There are definitely some hefty words in the title but Texas Instruments (TI) has brought something new to the motor control table with its InstaSpin-FOC (field-oriented-control) solution. It is a combination of hardware and software that supports any type of three-phase, synchronous (BLDC, SPM, IPM) or asynchronous motor and it does so in five minutes or less. It will handle variable speeds and loads. Best of all, you do not need to be a motor control expert to get something to work.
Field-oriented-control is not a new motor control topic. It is just a difficult one. Essentially a system needs to adjust the power to the motor based on the position of the rotor. The position of the rotor can be obtained using sensors or feedback from the drive electronics (sensorless). The change in the phases to the motor adjust the speed and torque (Fig. 1).
Sensor-based solutions tend to be simpler to implement but require additional hardware. There is also the issue such as sensors moving out of alignment. The sensorless approach is more robust but computationally heavy so it is often augmented with hardware. The advantage is lower cost and higher reliability because there are no sensors to wear out or align.
The challenge for motor control designers is working with the code that determines the rotor position as well as how to change the power going to the motor to get the desired rotation. This sounds easy but is actually very complex because the feedback mechanism is usually non-linear and it is also a function of load and speed. Motor vendors often provide hundreds of characterization parameters that can be utilized. The shear number of variables often deters most designers and proper utilization of the information is key to delivering software that will operate across the range of speeds, torque and acceleration needed to address many applications.
TI's InstaSpin software addresses these issues in two ways. First, there is a component that is in ROM on select TI microcontrollers including the F2806x that is part of the Piccolo family of digital signal controllers (see “Playing With Floating Point and Low Cost DSPs”). This is the “secret sauce” from TI that handles the motor. It is called FAST (Flux, Angle, Speed, Torque). There is also a runtime library for code that will go into the microcontroller's flash memory and host-based software for configuration and tuning.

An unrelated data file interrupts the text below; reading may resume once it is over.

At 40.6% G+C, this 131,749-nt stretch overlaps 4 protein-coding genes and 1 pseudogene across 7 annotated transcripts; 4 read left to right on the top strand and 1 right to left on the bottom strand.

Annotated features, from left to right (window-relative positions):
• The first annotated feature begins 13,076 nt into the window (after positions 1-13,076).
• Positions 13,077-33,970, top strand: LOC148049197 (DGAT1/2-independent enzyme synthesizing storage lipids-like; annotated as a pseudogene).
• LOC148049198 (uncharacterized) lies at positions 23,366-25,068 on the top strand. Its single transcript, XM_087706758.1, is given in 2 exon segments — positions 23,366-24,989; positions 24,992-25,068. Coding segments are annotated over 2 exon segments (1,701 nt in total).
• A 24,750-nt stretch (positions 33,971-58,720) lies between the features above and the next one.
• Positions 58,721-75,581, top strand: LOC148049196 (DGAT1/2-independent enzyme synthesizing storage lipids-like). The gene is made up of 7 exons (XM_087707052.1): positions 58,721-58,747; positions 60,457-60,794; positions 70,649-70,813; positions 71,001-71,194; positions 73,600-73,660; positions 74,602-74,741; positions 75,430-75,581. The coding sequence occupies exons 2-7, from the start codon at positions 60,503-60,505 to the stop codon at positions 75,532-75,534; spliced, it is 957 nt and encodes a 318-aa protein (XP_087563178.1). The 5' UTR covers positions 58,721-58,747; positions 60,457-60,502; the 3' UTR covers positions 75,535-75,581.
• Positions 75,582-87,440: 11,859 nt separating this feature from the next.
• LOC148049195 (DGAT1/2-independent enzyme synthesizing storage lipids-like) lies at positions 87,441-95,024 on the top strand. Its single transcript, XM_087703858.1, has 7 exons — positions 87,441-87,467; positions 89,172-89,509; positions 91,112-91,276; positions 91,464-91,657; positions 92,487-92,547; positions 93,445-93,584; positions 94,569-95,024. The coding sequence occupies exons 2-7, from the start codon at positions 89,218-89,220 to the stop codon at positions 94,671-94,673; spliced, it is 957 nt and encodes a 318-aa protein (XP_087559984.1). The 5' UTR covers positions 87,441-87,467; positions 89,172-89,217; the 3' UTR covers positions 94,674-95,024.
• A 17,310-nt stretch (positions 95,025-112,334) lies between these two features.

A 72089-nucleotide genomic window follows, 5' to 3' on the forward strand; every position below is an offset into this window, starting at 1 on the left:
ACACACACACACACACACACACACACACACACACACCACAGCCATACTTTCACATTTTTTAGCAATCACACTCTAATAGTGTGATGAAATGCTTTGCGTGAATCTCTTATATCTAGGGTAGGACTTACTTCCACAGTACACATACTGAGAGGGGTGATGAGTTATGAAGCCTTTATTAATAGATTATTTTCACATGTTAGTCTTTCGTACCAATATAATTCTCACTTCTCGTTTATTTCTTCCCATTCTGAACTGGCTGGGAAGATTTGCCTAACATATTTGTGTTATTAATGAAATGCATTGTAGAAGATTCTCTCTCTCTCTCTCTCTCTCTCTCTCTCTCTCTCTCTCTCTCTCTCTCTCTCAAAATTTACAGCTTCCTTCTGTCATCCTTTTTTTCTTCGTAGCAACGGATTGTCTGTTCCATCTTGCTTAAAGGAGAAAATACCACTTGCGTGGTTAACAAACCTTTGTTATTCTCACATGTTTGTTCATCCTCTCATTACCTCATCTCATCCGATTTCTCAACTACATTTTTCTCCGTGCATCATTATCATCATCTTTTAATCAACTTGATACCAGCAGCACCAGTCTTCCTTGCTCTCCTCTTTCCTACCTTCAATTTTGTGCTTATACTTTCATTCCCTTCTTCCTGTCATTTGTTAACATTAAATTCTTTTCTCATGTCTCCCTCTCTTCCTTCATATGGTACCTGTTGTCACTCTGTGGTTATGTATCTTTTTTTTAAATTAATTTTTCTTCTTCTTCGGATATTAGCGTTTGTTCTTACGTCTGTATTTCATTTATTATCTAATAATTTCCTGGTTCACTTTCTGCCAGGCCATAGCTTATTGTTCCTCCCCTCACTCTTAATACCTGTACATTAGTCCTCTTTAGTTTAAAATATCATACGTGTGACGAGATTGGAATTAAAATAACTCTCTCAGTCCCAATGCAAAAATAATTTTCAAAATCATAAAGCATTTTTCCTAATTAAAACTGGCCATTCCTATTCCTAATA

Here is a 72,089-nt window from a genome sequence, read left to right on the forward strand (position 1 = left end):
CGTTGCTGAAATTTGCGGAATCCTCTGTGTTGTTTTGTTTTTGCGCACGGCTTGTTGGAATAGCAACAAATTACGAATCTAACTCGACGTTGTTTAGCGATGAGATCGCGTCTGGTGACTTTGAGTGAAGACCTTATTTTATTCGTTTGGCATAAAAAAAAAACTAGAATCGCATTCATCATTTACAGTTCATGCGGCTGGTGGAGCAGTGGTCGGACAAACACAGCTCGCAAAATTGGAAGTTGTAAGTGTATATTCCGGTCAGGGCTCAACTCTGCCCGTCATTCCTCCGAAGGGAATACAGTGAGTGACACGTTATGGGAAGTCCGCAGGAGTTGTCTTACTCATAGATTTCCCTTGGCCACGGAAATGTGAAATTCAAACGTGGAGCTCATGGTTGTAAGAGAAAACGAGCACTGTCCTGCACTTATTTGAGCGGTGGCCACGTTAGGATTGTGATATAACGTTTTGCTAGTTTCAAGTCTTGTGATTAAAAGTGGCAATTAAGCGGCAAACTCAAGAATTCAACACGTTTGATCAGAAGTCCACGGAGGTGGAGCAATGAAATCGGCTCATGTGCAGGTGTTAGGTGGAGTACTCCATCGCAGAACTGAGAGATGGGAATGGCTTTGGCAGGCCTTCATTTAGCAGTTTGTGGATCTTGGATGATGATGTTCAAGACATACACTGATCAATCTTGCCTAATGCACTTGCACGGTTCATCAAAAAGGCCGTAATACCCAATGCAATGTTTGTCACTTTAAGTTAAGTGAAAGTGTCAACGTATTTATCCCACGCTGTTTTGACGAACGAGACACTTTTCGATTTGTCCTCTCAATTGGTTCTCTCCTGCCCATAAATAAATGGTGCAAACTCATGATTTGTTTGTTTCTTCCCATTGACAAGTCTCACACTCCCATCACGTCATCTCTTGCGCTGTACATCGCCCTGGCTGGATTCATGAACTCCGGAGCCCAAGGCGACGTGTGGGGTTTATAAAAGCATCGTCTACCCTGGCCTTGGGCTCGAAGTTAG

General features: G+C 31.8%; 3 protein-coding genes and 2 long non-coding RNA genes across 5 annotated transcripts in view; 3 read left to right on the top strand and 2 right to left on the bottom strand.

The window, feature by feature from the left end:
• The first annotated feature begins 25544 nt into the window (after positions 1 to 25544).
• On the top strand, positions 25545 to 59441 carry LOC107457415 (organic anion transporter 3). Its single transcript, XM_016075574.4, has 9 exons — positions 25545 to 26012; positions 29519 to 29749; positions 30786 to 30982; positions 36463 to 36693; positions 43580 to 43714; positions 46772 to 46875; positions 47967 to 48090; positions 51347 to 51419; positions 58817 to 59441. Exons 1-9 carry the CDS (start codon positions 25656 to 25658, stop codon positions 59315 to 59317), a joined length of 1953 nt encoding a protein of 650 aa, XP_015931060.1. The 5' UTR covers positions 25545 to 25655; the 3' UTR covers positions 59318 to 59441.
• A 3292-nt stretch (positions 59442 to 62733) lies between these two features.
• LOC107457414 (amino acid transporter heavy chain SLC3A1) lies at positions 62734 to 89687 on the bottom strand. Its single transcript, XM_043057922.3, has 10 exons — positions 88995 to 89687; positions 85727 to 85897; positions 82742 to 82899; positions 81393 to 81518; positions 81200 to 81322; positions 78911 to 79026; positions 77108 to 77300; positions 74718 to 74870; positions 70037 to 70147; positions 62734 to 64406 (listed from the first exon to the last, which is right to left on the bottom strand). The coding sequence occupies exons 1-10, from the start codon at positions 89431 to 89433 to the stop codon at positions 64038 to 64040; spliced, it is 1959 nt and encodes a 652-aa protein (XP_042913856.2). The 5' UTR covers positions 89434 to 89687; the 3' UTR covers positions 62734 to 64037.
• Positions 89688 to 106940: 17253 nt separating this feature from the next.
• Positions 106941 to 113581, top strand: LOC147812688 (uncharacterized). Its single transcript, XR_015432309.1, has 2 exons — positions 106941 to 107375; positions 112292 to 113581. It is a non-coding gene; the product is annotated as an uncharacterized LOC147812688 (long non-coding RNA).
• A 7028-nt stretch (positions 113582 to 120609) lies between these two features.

To start with, a designer would hook up an InstaSpin system with a motor. An analysis application is downloaded to the microcontroller. This application, along with a host-based application, analyzes the motor attached to the system generating a profile that is then used by the software to control the motor (Fig. 2). The profiling takes about five minutes. Only the maximum voltage and current are needed. The results are a system that can control the motor from a static position to any speed within the specifications.
Once the system has been profiled the developer can control the motor using a logical interface instead of having to deal with low level hardware. They can also utilize information from the motor to address issues such as stalls and overloads. This can improve the safety of a system. For example, if an overload is detected then the motor could be turned off to prevent damage. Designers can also examine the characteristics of the system and the motor (Fig. 3).
The motor can also be controlled in torque mode (Fig. 4) and that can be useful for many applications. The torque measurements are obtained like the other sensorless information. That is, the torque is actually an estimate based on the feedback from the motor as well as the power and how it is being applied to the motor.
Designers can tune the results from InstaSpin if desired (Fig. 5). This allows adjustments across the operating conditions that will be encountered as well as addressing issues such as mechanical inertia. Designers can also modify any of the software except that contained in the ROM.
Designers can also take advantage of TI's PowerWarp software that is designed to improve system efficiency. It takes advantage of the FAST encoder to track the rotor flux angle. It helps reduce power requirements when torque demand is low by adjusting the current of the induction motor. This is the first time an algorithm has been used to reduce motor copper losses in both the stator and rotor.
Designers have been switching to BLDC (brushless DC) motors because they are easy to control using today's microcontrollers. They are more efficient that simply turning a motor on or off but not as efficient as a three-phase motor would be. These have been used with more advanced controllers when the cost could be justified. That cost just went way down with InstaSpin. Compared to basic triac controllers, InstaSpin could shave off 80% of the power requirements.
One of the reasons TI was able to build InstaSpin-FOC was the support within their microcontrollers. The voltage and current filtering cleans up input samples. It allows the system to handle offset compensation. Zero speed start up can deliver over 100% rated torque.
The object-oriented software APIs are provided with TI's MotorWare software package. It will be supporting other TI parts in addition to the Piccolo family.
TI's solution could radically change the way designers look at motors and motor control. It opens the use of more efficient motors to a wider range of designers that, prior to InstaSpin-FOC, could not reliably create a motor control system.